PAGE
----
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< Back to current issue of Immigration Daily

E-Verify – It’s Yes, It’s No!

by Ann Cun

Tracking the progress of E-Verify legislation in the U.S. is like listening to Katy Perry’s Hot n Cold song. One minute, one state is voting to require mandatory E-Verify while the next minute, another state is preparing to vote on banning mandatory E-Verify. (See the LawLogix E-Verify Map here.) Hot and cold indeed!

In recent years, legislation involving mandatory E-Verify provisions on a statewide level have been largely motivated by economic and migration factors – at least, upon first glance, the legislation is written in a way to address those particular rationales. One could mistakenly presume that the foreign-born population for the states that have passed some form of mandatory E-Verify Program requirement on a state level would contain a large foreign-born population. However, a closer look at the data from the U.S. Census Bureau (as presented by the Immigration Policy Center) reveals a much different story.

According to the statistics (see chart below), California is the only state that has affirmatively passed legislation, which has not been enjoined by a court, forbidding the state from requiring employers to enroll in the E-Verify Program as a mandatory requirement. Even though its foreign-born population is more than a quarter of its entire state population, this recent legislation swings far to the left of the pendulum by forbidding state and municipal agencies from mandating the use of E-Verify. Illinois had an even stricter policy expressly forbidding state agencies from enrolling in the E-Verify program. (This policy has been relaxed after 2010). Yet, even Illinois’ foreign-born population of 13.7% is comparatively high.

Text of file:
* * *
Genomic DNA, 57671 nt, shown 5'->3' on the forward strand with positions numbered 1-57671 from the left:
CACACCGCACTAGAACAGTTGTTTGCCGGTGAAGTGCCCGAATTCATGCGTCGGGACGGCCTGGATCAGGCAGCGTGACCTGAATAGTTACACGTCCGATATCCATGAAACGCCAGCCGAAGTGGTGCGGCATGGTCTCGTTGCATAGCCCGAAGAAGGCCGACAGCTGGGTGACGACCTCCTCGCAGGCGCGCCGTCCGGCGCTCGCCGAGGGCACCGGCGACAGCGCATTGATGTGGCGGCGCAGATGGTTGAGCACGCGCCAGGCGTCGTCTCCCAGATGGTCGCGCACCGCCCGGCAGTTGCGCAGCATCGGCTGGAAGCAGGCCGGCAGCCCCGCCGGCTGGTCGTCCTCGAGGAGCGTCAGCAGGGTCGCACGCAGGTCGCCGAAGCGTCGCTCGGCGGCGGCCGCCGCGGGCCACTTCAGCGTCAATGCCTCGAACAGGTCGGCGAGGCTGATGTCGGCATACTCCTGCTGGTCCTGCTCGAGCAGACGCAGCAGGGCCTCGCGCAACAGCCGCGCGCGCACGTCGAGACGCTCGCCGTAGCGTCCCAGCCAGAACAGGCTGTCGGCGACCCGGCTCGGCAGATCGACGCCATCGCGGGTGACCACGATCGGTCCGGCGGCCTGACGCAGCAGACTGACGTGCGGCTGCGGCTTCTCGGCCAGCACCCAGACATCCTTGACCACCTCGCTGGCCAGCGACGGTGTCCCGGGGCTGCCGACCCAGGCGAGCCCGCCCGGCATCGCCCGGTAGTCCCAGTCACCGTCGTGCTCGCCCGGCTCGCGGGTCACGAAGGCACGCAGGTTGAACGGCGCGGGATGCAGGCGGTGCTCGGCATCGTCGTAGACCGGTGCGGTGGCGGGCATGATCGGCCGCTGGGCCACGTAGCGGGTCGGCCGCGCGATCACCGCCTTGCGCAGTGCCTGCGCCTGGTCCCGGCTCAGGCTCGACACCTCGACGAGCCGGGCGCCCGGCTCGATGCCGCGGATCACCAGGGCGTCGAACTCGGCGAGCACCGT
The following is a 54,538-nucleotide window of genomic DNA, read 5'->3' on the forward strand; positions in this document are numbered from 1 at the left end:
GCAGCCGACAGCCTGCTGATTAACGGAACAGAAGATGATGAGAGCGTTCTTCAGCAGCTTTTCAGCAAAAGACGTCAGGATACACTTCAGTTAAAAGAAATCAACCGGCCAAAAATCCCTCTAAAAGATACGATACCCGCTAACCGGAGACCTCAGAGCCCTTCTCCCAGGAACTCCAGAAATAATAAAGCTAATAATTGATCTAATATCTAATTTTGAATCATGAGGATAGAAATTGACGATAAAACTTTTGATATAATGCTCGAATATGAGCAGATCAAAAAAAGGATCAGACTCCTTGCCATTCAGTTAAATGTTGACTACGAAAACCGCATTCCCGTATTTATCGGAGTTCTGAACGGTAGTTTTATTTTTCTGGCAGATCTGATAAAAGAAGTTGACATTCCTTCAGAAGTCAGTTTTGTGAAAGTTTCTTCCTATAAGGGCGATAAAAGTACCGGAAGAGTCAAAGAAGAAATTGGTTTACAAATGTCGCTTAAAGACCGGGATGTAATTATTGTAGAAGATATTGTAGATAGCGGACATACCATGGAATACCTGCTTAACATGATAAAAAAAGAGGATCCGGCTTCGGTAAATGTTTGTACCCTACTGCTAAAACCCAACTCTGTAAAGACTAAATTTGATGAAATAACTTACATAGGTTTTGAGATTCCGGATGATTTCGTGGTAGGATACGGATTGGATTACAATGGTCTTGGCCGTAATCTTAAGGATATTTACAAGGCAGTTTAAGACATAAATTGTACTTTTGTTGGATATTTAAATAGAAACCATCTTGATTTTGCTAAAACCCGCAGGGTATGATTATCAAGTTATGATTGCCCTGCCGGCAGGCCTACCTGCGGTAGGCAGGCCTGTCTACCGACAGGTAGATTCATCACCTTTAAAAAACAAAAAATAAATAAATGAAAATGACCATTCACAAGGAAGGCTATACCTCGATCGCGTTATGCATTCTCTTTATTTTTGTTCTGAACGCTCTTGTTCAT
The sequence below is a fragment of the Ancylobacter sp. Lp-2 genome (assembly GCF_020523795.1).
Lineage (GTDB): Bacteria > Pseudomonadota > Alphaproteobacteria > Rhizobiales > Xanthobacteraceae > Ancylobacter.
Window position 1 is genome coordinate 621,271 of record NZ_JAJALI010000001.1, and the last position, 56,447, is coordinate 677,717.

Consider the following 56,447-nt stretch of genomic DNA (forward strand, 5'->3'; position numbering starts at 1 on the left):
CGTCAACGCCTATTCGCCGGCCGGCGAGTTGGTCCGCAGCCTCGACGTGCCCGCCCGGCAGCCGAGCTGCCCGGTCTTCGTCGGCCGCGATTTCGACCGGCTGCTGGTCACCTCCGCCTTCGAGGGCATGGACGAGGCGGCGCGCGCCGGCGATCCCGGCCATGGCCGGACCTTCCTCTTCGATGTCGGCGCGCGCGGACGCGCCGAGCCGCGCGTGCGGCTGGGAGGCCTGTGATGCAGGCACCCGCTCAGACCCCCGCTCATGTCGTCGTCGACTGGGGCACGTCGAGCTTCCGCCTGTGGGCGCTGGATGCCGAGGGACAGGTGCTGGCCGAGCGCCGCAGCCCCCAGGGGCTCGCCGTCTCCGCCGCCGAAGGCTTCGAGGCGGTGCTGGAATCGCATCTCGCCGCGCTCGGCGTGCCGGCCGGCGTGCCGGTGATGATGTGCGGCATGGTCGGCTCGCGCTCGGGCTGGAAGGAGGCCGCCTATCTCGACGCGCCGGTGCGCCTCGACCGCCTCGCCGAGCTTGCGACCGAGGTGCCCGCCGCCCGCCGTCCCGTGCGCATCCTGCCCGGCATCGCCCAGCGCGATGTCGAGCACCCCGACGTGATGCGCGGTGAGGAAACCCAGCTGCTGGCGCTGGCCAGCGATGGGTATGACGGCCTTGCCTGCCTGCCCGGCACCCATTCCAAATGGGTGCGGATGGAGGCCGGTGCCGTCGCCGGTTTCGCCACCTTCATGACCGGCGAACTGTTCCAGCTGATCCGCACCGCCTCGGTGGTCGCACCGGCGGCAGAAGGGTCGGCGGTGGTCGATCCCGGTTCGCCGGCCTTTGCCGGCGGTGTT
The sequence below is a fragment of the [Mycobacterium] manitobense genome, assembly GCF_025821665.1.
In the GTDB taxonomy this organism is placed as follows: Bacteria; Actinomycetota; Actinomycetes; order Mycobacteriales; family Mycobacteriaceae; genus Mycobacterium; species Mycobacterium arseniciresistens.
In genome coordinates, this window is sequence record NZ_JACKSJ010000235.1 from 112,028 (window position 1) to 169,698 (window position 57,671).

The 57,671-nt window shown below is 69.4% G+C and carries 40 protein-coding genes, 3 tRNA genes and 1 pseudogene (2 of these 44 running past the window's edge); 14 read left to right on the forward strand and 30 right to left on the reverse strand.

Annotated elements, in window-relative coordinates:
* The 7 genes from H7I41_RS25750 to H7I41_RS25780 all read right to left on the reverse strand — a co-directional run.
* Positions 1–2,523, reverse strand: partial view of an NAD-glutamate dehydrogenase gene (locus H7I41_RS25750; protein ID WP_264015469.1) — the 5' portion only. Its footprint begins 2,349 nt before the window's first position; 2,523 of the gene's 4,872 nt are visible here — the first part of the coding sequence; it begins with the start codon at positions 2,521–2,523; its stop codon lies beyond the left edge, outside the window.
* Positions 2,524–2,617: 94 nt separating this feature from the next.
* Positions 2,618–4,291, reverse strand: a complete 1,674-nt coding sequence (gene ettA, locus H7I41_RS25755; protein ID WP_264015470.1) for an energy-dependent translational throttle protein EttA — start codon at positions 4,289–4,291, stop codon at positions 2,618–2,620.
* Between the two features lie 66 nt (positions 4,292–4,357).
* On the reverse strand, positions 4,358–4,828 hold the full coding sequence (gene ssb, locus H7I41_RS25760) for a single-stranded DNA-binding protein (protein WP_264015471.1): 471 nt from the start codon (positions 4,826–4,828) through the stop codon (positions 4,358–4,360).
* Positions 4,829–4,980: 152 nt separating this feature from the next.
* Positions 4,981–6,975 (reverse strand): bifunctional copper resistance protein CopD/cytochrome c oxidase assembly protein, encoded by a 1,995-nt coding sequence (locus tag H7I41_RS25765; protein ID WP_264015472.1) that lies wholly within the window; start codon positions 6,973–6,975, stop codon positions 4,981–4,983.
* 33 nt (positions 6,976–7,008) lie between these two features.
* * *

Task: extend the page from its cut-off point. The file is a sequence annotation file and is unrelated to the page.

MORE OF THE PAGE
LawLogix Chart

Meanwhile, on the right side of the pendulum are nine states that have enacted statewide mandates requiring employers to enroll in the E-Verify Program. Upon a closer look at its foreign-born population though, the numbers average about 6.36% of each state’s total population.

Comparing the data between the states, it begs the question, how much does economic and migration factors truly come to play when making policy decisions on a statewide level? Wouldn’t it make sense for states with small foreign-born populations to allow employers the autonomy of deciding when to enroll in E-Verify, rather than mandating it? Alternatively, wouldn’t a state like California with a large foreign-born population and multiple municipalities already mandating E-Verify, allow its municipalities the opportunity to dictate how and when to enroll in E-Verify instead of barring the program entirely? There are no easy answers.

New Hampshire, for instance, has taken a different approach to rationalizing the federal E-Verify Program. According to the Census data, the Granite State’s foreign born population accounts for only 5.3% of its entire state population. For our history buffs, New Hampshire was the first state to ratify its own state constitution. For our political buffs, the state’s motto “Live Free or Die” is proudly emblazoned on its vehicle tags, which is what makes this state’s latest foray into legislating the E-Verify Program so telling.